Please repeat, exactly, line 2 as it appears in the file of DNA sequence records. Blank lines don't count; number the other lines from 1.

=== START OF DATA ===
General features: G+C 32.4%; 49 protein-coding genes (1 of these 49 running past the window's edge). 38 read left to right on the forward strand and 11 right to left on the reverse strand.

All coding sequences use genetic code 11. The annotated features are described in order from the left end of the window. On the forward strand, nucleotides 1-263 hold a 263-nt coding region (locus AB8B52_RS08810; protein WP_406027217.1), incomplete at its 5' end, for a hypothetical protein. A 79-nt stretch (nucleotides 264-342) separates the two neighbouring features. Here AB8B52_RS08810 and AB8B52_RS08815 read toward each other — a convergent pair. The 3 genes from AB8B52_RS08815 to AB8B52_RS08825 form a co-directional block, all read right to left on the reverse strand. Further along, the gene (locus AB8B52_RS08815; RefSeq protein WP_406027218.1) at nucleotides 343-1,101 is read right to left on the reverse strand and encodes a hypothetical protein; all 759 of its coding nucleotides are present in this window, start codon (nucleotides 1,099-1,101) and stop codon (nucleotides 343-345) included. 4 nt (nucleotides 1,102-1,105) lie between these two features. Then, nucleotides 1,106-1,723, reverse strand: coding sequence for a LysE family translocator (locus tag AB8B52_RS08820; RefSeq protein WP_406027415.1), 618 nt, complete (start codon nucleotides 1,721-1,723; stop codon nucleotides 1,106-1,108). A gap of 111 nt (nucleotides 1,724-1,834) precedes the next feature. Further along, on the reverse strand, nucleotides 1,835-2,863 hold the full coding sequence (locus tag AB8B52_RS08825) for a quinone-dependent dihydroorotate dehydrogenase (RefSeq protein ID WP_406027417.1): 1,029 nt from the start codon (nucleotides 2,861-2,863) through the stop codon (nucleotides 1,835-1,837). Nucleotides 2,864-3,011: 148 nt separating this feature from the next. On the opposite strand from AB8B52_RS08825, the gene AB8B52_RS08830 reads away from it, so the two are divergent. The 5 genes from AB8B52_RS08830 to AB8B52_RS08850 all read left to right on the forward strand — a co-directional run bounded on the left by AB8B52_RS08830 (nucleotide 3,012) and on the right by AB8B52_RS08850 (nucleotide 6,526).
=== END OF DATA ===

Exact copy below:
All coding sequences use genetic code 11. The annotated features are described in order from the left end of the window. On the forward strand, nucleotides 1-263 hold a 263-nt coding region (locus AB8B52_RS08810; protein WP_406027217.1), incomplete at its 5' end, for a hypothetical protein. A 79-nt stretch (nucleotides 264-342) separates the two neighbouring features. Here AB8B52_RS08810 and AB8B52_RS08815 read toward each other — a convergent pair. The 3 genes from AB8B52_RS08815 to AB8B52_RS08825 form a co-directional block, all read right to left on the reverse strand. Further along, the gene (locus AB8B52_RS08815; RefSeq protein WP_406027218.1) at nucleotides 343-1,101 is read right to left on the reverse strand and encodes a hypothetical protein; all 759 of its coding nucleotides are present in this window, start codon (nucleotides 1,099-1,101) and stop codon (nucleotides 343-345) included. 4 nt (nucleotides 1,102-1,105) lie between these two features. Then, nucleotides 1,106-1,723, reverse strand: coding sequence for a LysE family translocator (locus tag AB8B52_RS08820; RefSeq protein WP_406027415.1), 618 nt, complete (start codon nucleotides 1,721-1,723; stop codon nucleotides 1,106-1,108). A gap of 111 nt (nucleotides 1,724-1,834) precedes the next feature. Further along, on the reverse strand, nucleotides 1,835-2,863 hold the full coding sequence (locus tag AB8B52_RS08825) for a quinone-dependent dihydroorotate dehydrogenase (RefSeq protein ID WP_406027417.1): 1,029 nt from the start codon (nucleotides 2,861-2,863) through the stop codon (nucleotides 1,835-1,837). Nucleotides 2,864-3,011: 148 nt separating this feature from the next. On the opposite strand from AB8B52_RS08825, the gene AB8B52_RS08830 reads away from it, so the two are divergent. The 5 genes from AB8B52_RS08830 to AB8B52_RS08850 all read left to right on the forward strand — a co-directional run bounded on the left by AB8B52_RS08830 (nucleotide 3,012) and on the right by AB8B52_RS08850 (nucleotide 6,526).